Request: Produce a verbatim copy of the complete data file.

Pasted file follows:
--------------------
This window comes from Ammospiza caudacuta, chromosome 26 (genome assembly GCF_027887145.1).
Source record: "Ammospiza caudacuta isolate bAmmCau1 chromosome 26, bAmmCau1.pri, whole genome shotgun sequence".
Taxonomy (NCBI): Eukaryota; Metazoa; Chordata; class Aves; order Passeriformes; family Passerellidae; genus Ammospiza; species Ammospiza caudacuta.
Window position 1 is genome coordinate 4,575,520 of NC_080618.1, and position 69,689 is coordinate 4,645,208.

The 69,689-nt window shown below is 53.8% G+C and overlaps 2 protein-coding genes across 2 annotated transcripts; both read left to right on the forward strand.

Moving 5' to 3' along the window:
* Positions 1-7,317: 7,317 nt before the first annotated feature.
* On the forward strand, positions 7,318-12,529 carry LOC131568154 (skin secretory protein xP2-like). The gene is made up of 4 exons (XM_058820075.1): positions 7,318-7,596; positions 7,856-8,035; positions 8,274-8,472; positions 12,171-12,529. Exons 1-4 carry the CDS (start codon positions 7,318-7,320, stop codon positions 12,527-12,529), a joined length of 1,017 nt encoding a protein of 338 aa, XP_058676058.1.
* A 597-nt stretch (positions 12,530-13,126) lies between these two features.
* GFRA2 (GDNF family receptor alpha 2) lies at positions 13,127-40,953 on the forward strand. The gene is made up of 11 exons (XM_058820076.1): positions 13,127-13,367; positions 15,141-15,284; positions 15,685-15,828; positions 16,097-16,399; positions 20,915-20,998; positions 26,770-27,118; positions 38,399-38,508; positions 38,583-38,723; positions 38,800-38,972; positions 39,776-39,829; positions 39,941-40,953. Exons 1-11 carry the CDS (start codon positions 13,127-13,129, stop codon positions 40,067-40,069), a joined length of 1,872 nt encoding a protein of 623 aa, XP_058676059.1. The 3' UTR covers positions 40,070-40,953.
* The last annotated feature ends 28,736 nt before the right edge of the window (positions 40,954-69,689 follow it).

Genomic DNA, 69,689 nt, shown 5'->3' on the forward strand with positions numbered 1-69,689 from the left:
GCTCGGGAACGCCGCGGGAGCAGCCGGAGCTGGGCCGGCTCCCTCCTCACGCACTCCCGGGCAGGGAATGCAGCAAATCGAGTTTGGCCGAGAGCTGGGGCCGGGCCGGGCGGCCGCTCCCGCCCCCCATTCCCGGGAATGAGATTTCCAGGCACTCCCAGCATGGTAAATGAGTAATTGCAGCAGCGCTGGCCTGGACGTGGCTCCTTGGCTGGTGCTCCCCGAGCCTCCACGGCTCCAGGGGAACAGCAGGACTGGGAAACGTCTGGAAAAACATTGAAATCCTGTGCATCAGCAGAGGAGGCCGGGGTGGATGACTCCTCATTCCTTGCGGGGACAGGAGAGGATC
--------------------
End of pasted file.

This window comes from Ammospiza caudacuta, chromosome 26 (genome assembly GCF_027887145.1).
Source record: "Ammospiza caudacuta isolate bAmmCau1 chromosome 26, bAmmCau1.pri, whole genome shotgun sequence".
Taxonomy (NCBI): Eukaryota; Metazoa; Chordata; class Aves; order Passeriformes; family Passerellidae; genus Ammospiza; species Ammospiza caudacuta.
Window position 1 is genome coordinate 4,575,520 of NC_080618.1, and position 69,689 is coordinate 4,645,208.

The 69,689-nt window shown below is 53.8% G+C and overlaps 2 protein-coding genes across 2 annotated transcripts; both read left to right on the forward strand.

Moving 5' to 3' along the window:
* Positions 1-7,317: 7,317 nt before the first annotated feature.
* On the forward strand, positions 7,318-12,529 carry LOC131568154 (skin secretory protein xP2-like). The gene is made up of 4 exons (XM_058820075.1): positions 7,318-7,596; positions 7,856-8,035; positions 8,274-8,472; positions 12,171-12,529. Exons 1-4 carry the CDS (start codon positions 7,318-7,320, stop codon positions 12,527-12,529), a joined length of 1,017 nt encoding a protein of 338 aa, XP_058676058.1.
* A 597-nt stretch (positions 12,530-13,126) lies between these two features.
* GFRA2 (GDNF family receptor alpha 2) lies at positions 13,127-40,953 on the forward strand. The gene is made up of 11 exons (XM_058820076.1): positions 13,127-13,367; positions 15,141-15,284; positions 15,685-15,828; positions 16,097-16,399; positions 20,915-20,998; positions 26,770-27,118; positions 38,399-38,508; positions 38,583-38,723; positions 38,800-38,972; positions 39,776-39,829; positions 39,941-40,953. Exons 1-11 carry the CDS (start codon positions 13,127-13,129, stop codon positions 40,067-40,069), a joined length of 1,872 nt encoding a protein of 623 aa, XP_058676059.1. The 3' UTR covers positions 40,070-40,953.
* The last annotated feature ends 28,736 nt before the right edge of the window (positions 40,954-69,689 follow it).

Genomic DNA, 69,689 nt, shown 5'->3' on the forward strand with positions numbered 1-69,689 from the left:
GCTCGGGAACGCCGCGGGAGCAGCCGGAGCTGGGCCGGCTCCCTCCTCACGCACTCCCGGGCAGGGAATGCAGCAAATCGAGTTTGGCCGAGAGCTGGGGCCGGGCCGGGCGGCCGCTCCCGCCCCCCATTCCCGGGAATGAGATTTCCAGGCACTCCCAGCATGGTAAATGAGTAATTGCAGCAGCGCTGGCCTGGACGTGGCTCCTTGGCTGGTGCTCCCCGAGCCTCCACGGCTCCAGGGGAACAGCAGGACTGGGAAACGTCTGGAAAAACATTGAAATCCTGTGCATCAGCAGAGGAGGCCGGGGTGGATGACTCCTCATTCCTTGCGGGGACAGGAGAGGATC